5 July 2010

Julia Gillard continues to mislead voters on the Australian Constitution

Julia Gillard wants voters to forget that Australia is a federation of states with rights that are enshrined in the Australian Constitution, because they don’t sit well with Labor’s agenda to further centralise power in Canberra.

One of the central themes of the Rudd-Gillard Labor government’s campaign to win votes for its proposed Minerals Resource Rent Tax (MRRT) is that the nation’s minerals are owned by all Australians. As the government realises, this statement is misleading, as talkback radio host Alan Jones pointed out in his interview with the Prime Minister on 2GB last week:

JONES: -All company tax is profit-based, Julia. All company tax is profit based.

PM: Yes, but Alan, Alan, let’s just, absolutely right, I’m agreeing with you, we’re not having an argument about that. What’s different about mining? The key resource us a resource that is owned by everyone and we’ve got to work out what that’s worth. Historically-

JONES: -That’s not quite right, either. Constitutionally, what’s under the ground is owned by the States.

PM: Well, you know, Australians, Alan - whether they’re sitting in their States or sitting in their nation, it’s owned by Australians.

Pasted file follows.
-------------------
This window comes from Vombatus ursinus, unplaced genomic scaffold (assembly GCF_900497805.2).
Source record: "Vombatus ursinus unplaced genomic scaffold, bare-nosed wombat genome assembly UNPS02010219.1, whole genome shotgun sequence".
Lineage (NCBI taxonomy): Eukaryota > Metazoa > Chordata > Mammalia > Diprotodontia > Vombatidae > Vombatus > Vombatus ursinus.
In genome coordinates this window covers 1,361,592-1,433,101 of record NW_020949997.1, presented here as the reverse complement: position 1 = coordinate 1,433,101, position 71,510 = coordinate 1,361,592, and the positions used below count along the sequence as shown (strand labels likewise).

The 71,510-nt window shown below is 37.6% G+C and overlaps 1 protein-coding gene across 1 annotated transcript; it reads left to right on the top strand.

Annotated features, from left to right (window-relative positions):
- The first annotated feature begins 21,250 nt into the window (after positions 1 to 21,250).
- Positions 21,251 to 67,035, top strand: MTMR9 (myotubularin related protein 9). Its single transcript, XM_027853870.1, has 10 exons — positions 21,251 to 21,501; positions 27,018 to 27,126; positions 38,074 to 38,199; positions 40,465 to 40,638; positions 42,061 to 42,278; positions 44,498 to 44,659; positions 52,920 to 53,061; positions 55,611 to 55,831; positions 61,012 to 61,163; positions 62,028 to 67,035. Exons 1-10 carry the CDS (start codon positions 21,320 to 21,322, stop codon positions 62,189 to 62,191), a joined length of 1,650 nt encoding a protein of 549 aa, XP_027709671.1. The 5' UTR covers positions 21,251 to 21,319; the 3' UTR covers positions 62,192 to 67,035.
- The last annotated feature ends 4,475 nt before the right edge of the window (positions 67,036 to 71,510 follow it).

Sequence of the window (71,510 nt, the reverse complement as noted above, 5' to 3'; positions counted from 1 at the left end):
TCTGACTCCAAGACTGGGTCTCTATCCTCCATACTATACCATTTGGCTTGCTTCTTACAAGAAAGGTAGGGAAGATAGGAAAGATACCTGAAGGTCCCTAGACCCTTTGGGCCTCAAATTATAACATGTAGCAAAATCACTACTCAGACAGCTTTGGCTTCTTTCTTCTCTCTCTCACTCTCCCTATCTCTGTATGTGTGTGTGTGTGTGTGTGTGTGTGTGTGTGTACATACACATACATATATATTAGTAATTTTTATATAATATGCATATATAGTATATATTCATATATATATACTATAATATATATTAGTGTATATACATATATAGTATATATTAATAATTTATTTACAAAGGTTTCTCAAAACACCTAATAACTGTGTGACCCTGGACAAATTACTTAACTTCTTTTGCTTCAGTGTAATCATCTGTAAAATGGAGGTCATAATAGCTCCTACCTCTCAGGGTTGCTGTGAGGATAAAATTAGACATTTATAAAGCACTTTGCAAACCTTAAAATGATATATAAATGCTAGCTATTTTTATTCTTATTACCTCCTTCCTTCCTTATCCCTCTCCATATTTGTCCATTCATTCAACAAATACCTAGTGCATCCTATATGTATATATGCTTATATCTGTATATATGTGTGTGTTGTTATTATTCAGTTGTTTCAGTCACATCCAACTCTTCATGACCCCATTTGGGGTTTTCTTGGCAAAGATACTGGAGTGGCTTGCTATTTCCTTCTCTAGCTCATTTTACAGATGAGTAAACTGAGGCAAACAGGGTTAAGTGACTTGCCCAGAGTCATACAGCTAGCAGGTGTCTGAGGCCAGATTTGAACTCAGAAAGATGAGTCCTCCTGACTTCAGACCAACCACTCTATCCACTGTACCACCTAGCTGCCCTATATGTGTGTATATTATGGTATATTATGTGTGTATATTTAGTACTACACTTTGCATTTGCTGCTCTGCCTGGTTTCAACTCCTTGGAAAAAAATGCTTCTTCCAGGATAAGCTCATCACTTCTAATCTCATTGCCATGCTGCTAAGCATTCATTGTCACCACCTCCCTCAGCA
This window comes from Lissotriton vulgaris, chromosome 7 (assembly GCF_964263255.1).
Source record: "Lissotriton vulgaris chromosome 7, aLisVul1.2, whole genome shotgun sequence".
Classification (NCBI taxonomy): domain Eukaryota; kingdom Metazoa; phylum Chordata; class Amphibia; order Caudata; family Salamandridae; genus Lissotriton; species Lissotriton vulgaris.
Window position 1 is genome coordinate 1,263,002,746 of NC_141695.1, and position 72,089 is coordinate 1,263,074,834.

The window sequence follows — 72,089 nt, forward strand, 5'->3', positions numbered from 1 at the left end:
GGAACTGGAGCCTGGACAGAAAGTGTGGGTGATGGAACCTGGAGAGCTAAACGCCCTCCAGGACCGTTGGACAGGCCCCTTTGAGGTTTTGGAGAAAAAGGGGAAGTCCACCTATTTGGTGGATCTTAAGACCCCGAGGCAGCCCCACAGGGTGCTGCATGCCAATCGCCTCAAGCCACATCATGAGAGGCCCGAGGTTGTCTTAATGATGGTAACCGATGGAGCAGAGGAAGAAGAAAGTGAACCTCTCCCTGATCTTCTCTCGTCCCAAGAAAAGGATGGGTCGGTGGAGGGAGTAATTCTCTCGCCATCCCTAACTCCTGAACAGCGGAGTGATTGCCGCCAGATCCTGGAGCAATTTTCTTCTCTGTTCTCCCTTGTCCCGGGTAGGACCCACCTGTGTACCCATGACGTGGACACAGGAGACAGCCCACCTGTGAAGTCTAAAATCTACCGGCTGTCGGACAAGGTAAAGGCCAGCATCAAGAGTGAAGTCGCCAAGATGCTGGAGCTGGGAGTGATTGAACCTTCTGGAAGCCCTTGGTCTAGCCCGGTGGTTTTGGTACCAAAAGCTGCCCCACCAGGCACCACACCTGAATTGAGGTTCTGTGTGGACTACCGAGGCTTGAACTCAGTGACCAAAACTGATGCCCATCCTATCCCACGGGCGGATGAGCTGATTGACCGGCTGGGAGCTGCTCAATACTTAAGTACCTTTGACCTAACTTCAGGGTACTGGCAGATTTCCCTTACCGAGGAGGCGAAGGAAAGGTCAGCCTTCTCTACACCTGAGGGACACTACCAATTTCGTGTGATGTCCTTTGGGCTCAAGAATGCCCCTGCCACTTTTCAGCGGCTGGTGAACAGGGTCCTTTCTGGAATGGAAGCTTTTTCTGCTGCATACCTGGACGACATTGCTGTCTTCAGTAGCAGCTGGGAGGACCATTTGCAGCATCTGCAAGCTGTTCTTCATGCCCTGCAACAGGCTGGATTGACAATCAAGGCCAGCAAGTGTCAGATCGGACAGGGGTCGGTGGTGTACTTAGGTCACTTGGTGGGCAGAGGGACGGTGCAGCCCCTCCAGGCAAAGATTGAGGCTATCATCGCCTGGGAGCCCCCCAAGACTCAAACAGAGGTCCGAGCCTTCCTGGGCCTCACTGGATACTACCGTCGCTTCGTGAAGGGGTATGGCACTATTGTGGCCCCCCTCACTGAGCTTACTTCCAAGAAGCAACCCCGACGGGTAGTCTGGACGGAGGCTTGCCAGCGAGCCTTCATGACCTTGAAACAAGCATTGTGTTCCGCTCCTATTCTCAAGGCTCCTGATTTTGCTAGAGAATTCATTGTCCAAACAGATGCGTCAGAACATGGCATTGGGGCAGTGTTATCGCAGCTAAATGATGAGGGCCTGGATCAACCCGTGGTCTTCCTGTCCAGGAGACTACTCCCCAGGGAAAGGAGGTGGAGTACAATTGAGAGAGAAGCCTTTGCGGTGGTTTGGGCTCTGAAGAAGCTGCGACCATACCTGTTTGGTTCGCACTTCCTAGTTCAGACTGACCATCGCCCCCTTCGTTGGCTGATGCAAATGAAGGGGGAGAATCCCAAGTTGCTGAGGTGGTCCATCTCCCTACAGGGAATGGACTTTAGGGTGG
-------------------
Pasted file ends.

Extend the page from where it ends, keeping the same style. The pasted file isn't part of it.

Australia’s minerals are owned by the Crown in the right of the states (excepting the territories), not in the right of the Commonwealth as the government is suggesting with its spin. It is clear from Section 114 in Chapter V of the Australian Constitution that while our minerals are owned by Australians, not all Australians own all our minerals:

114. A State shall not, without the consent of the Parliament of the Commonwealth, raise or maintain any naval or military force, or impose any tax on property of any kind belonging to the Commonwealth, nor shall the Commonwealth impose any tax on property of any kind belonging to a State.

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